Last Updated: 5 months ago

What is up with cats and their love of laying on top of random items? Find out three theories for this strange cat behavior!

Oh, this is an easy one—because they can! End of article! All kidding aside, why do cats lay on things?

Research has shown a multitude of opinions on this cat behavior, and there is no scientific proof of the reasons, just a lot of educated guesses and theories.

Let’s examine a few of those guesses and theories, shall we?

Why Do Cats Lay On Things? 3 Theories Explained

Let’s explore the charming mystery of why cats have an innate tendency to lay on things.

From cozy blankets to your favorite book, join us in uncovering the adorable reasons behind this endearing cat quirk and gain insights into the captivating nature of our beloved feline friends.

1. Cats are Territorial

3 Surprising Reasons Why Do Cats Lay On Things

That’s a fact, so with this in mind, some people seem to think this is the reason that they lie on top of everything.

Their territory is their home, along with anything in and around the home.

If you come home from a long day at work and drop your keys and purse on the bed, Kitty will jump up and lay on them, no matter how uncomfortable they may seem.

Cats are territorial creatures by nature, and laying on objects is a way for them to mark their territory with scent glands located on their body, particularly around their faces.

By claiming items through physical contact, they leave their unique scent, creating a familiar and comforting environment.

2. Because of Their Scent

cat outside smelling something

Other individuals believe that it is because they like to get their scent all over everything so that we know that whatever we own is theirs too.

It seems like the same thing as being territorial. If we humans bring some item into their territory, they automatically own it, just like they own us.

And who’s going to argue with a cat? Right?

3. Because They Love Us

cat in lap

Yet other popular opinions are that because our cats love us so much, they want to be close to anything that we touch or anything that might have our smell on it.

They pick up our scent on items and decide that laying on them is showing us how much they love us and want to be near us.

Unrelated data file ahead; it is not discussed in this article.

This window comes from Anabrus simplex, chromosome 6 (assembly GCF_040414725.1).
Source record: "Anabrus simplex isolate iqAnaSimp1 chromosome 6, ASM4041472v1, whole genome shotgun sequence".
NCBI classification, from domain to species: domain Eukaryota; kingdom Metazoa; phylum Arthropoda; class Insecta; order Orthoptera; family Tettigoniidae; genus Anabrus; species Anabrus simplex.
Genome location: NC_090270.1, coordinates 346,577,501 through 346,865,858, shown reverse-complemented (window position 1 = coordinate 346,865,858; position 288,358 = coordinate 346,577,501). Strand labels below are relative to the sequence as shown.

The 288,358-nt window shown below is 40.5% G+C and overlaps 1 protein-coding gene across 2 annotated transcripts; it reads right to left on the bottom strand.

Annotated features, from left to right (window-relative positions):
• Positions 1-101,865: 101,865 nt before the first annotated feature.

The facts remain that even though cats can be standoffish to us humans at times, they do in fact crave attention and warmth.

Even if that warmth is a piece of paper folded on a desk, a keyboard, a mouse, your pajamas, pretty much anything you can imagine.

4. Comfort and Security

American Shorthair cat laying on the bed

Laying on things provides cats with a sense of comfort and security.

Objects like blankets or clothes carry the scent of their owners, creating a connection and a feeling of safety.

The softness and warmth of these items also offer a cozy spot for rest, allowing cats to relax and recharge in their chosen, familiar environment.


As for why they lay on our keyboards, books, or papers that we are using, it’s because they want that affection and know that if they jump onto whatever object you’re paying attention to that isn’t them, they will indeed get our attention.

As a pet parent to a cat, you’ve encountered this scenario multiple times and know the truth behind it.

Though you do have to admit it, there could be worse things than a purring, fluffy cat grabbing your attention for some loving.

When your cat wants some love or cuddling, you don’t say no too often. We’re sure everyone has an opinion on why cats lie on top of stuff.

What do you think is behind this cat’s behavior? Were some of our suggestions spot-on? Let us know in the comments below.



Dr. Linda Simon MVB MRCVS is a locum veterinary surgeon who has worked in London for the past 8 years. She graduated top of her class in small animal medicine from UCD, Dublin. She is currently a member of the Royal College of Veterinary Surgeons. Linda is the resident vet for Woman magazine and a frequent contributor to People’s Friend Magazine, the Dogzone website, Vet Help Direct and Wag! Linda also writes content for the CVS veterinary group, Vetwriter and a number of other establishments.